• one year ago
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    no

  27. anonymous
    • one year ago
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    would the answer be 3.03 seconds ?

  28. anonymous
    • one year ago
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    A bug and the windshield of a fast-moving car collide. Indicate whether each of the following statements is True or False (1 point each) • The forces of impact on the bug and on the car are the same magnitude. • The impulses on the bug and non the car are the same magnitude • The changes in speed of the bug and of the car are the same magnitude. • The changes in momentum of the bug and of the car are the same magnitude. • The accelerations of the bug and the car are the same magnitude.

  29. anonymous
    • one year ago
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    @Michele_Laino

  30. Michele_Laino
    • one year ago
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    please wait a moment

  31. anonymous
    • one year ago
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    okay :)

  32. Michele_Laino
    • one year ago
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    the answer to the first question is: \[v = \sqrt {\frac{{9.81}}{{2 \times 45}}} \times 15\]

  33. anonymous
    • one year ago
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    45=4.9t^2 9.184=t^2 t=3.03sec That is what i got for the first

  34. Michele_Laino
    • one year ago
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    yes I know, nevertheless, you have to compute the velocity v, since your problem asks for a velocity

  35. anonymous
    • one year ago
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    so it that right? and the 2nd one i got true, true, false, true, false?

  36. Michele_Laino
    • one year ago
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    we have: \[v = \sqrt {\frac{{9.81}}{{2 \times 45}}} \times 15 = 4.95\;m/\sec \]

  37. anonymous
    • one year ago
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    could you right the equation using the thing on here? thats the part that is getting me a little mixed up

  38. Michele_Laino
    • one year ago
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    I'm pondering....

  39. Michele_Laino
    • one year ago
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    the requested equation is: \[v = \sqrt {\frac{g}{{2 \times h}}} \times d = 4.95\;m/\sec \]

  40. Michele_Laino
    • one year ago
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    |dw:1432834613891:dw|

  41. anonymous
    • one year ago
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    ohhhhhh okay i think i get it, what about the second?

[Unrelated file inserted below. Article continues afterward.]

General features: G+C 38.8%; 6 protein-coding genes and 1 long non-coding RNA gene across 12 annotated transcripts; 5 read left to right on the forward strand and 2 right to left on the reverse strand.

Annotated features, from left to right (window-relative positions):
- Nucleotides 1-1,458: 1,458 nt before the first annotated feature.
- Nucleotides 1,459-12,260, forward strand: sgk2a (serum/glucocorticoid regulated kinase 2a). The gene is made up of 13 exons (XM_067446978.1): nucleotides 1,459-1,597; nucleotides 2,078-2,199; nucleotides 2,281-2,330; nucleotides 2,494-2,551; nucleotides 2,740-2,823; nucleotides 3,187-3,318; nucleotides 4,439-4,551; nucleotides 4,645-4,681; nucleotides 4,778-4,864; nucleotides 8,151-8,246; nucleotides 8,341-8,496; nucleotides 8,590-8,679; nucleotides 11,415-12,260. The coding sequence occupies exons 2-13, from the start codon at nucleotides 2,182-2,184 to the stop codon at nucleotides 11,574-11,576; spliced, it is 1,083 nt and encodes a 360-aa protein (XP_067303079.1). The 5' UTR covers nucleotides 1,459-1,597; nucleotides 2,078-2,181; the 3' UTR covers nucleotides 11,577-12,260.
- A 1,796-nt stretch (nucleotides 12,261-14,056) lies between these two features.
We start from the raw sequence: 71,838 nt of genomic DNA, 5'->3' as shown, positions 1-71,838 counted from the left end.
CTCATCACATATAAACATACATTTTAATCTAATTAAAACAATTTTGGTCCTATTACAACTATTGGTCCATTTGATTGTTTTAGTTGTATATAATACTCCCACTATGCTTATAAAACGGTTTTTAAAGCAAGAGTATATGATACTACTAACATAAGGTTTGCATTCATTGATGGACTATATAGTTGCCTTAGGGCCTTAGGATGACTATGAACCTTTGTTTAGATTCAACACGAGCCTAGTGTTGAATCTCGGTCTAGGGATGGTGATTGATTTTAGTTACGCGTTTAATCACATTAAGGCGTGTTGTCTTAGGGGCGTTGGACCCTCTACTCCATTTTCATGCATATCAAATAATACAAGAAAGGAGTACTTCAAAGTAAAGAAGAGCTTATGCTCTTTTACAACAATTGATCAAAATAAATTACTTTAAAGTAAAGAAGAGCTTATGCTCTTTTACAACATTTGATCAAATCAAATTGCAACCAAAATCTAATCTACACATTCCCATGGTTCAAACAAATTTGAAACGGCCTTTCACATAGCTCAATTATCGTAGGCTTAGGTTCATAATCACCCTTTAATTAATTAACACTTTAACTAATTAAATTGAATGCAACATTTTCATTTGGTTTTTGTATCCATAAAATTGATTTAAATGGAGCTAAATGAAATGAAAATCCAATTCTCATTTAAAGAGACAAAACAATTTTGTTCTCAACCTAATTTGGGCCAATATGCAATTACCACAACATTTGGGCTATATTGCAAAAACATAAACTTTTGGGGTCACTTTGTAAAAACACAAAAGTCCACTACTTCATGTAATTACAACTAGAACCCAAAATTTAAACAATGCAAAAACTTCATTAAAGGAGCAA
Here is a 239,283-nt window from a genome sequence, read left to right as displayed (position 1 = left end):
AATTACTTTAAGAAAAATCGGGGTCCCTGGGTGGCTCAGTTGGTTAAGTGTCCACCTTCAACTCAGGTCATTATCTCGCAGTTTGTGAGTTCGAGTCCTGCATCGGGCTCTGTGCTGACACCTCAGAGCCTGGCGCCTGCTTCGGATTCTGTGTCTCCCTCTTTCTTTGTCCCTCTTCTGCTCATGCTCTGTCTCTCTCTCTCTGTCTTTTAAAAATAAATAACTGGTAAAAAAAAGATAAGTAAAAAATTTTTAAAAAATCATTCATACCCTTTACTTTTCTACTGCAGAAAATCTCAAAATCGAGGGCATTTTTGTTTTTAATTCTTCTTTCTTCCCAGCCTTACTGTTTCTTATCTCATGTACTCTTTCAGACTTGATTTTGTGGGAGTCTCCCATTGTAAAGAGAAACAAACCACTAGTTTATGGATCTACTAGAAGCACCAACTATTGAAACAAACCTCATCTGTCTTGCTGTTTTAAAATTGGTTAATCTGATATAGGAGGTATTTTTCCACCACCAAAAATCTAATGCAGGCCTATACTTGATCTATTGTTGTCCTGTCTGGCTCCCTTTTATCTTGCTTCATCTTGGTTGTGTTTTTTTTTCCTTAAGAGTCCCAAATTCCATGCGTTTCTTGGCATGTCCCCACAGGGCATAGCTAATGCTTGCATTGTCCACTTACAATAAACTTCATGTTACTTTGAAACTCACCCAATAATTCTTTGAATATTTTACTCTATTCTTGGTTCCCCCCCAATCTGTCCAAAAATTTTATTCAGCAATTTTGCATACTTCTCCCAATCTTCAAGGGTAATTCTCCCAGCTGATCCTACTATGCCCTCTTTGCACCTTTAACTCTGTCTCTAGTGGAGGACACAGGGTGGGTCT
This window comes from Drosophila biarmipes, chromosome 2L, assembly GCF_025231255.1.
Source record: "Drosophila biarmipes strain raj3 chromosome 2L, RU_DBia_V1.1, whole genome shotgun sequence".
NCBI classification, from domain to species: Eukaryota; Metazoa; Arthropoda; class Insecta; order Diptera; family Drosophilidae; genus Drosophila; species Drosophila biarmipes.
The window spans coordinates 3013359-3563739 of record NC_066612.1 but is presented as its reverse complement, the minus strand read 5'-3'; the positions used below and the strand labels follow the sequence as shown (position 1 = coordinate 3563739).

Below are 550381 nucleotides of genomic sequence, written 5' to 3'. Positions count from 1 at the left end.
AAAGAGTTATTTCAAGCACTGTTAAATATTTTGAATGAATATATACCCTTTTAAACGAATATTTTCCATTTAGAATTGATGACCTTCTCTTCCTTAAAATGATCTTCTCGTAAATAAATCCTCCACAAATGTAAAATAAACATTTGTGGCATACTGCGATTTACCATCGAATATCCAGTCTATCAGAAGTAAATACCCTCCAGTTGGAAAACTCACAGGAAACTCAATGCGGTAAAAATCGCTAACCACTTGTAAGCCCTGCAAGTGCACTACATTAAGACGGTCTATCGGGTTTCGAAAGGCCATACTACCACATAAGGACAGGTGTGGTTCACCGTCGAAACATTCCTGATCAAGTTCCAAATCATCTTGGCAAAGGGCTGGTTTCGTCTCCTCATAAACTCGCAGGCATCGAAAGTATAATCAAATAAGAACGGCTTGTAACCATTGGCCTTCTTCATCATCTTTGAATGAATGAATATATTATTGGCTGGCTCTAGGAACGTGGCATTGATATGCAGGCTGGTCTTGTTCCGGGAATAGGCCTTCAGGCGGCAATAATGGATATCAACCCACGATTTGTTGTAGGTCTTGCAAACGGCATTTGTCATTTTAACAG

42. Michele_Laino
    • one year ago
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    please, I'm pondering...

  43. Michele_Laino
    • one year ago
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    I think the first option, since we have to apply the third law of Newton, and the fourth option since for an isolate system the total momentum is conserved

  44. anonymous
    • one year ago
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    its asking which ones are true and which are false, what are you saying those are?

  45. Michele_Laino
    • one year ago
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    first option is true, second and third options are false, fourth option is true, fifth option is false

  46. anonymous
    • one year ago
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    Using 6400 km as the radius of Earth, calculate how high above Earth’s surface you would have to be in order to weigh 1/16th of your current weight. Show all work leading to your answer OR describe your solution using 3 -4 complete sentences.

  47. Michele_Laino
    • one year ago
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    here we have to apply the formula of Newton, about the interaction force between two object of masses M, and m respectively, which are separated by a distance d \[F = G\frac{{Mm}}{{{d^2}}}\]

  48. anonymous
    • one year ago
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    okay, so what goes where in the equation?

  49. Michele_Laino
    • one year ago
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    the weight W of an object whose mass is m, on the earth surface is given by the subsequent formula: \[\Large W = G\frac{{{M_T}m}}{{{R^2}}}\] where R is the earth radius

  50. Michele_Laino
    • one year ago
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    the weight of the same object, whose mass is m, at an altitude h with respect to the earth surface is given by the subsequent formula: \[\Large {W_1} = G\frac{{{M_T}m}}{{{{\left( {R + h} \right)}^2}}}\]

  51. Michele_Laino
    • one year ago
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    in both formulas M_T is the mass of the earth

  52. Michele_Laino
    • one year ago
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    now, we have to use this condition: \[\Large \frac{{{W_1}}}{W} = \frac{1}{{16}}\]

  53. Michele_Laino
    • one year ago
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    after a substitution, we get this condition: \[\Large {\left( {\frac{R}{{R + h}}} \right)^2} = \frac{1}{{16}}\] what is h?

  54. anonymous
    • one year ago
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    the height?

  55. Michele_Laino
    • one year ago
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    yes!

  56. Michele_Laino
    • one year ago
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    |dw:1432838068670:dw|